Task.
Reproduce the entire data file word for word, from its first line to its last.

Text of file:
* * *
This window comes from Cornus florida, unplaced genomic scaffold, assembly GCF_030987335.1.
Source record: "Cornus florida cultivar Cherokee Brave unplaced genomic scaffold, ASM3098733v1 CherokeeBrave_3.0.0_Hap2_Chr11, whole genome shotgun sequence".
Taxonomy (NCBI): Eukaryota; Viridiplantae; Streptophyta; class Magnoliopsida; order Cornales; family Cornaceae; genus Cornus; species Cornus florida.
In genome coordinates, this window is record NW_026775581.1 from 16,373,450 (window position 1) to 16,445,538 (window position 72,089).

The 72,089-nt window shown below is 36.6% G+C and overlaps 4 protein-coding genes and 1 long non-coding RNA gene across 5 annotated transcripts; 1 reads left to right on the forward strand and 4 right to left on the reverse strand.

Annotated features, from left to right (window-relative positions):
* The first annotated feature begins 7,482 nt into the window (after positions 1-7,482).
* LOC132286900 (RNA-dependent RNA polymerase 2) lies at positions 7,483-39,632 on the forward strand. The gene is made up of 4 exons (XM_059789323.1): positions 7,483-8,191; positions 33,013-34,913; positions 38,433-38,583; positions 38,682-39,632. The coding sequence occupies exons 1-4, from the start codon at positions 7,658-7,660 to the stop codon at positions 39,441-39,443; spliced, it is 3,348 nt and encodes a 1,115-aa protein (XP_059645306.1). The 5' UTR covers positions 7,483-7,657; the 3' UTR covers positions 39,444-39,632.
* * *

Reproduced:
This window comes from Cornus florida, unplaced genomic scaffold, assembly GCF_030987335.1.
Source record: "Cornus florida cultivar Cherokee Brave unplaced genomic scaffold, ASM3098733v1 CherokeeBrave_3.0.0_Hap2_Chr11, whole genome shotgun sequence".
Taxonomy (NCBI): Eukaryota; Viridiplantae; Streptophyta; class Magnoliopsida; order Cornales; family Cornaceae; genus Cornus; species Cornus florida.
In genome coordinates, this window is record NW_026775581.1 from 16,373,450 (window position 1) to 16,445,538 (window position 72,089).

The 72,089-nt window shown below is 36.6% G+C and overlaps 4 protein-coding genes and 1 long non-coding RNA gene across 5 annotated transcripts; 1 reads left to right on the forward strand and 4 right to left on the reverse strand.

Annotated features, from left to right (window-relative positions):
* The first annotated feature begins 7,482 nt into the window (after positions 1-7,482).
* LOC132286900 (RNA-dependent RNA polymerase 2) lies at positions 7,483-39,632 on the forward strand. The gene is made up of 4 exons (XM_059789323.1): positions 7,483-8,191; positions 33,013-34,913; positions 38,433-38,583; positions 38,682-39,632. The coding sequence occupies exons 1-4, from the start codon at positions 7,658-7,660 to the stop codon at positions 39,441-39,443; spliced, it is 3,348 nt and encodes a 1,115-aa protein (XP_059645306.1). The 5' UTR covers positions 7,483-7,657; the 3' UTR covers positions 39,444-39,632.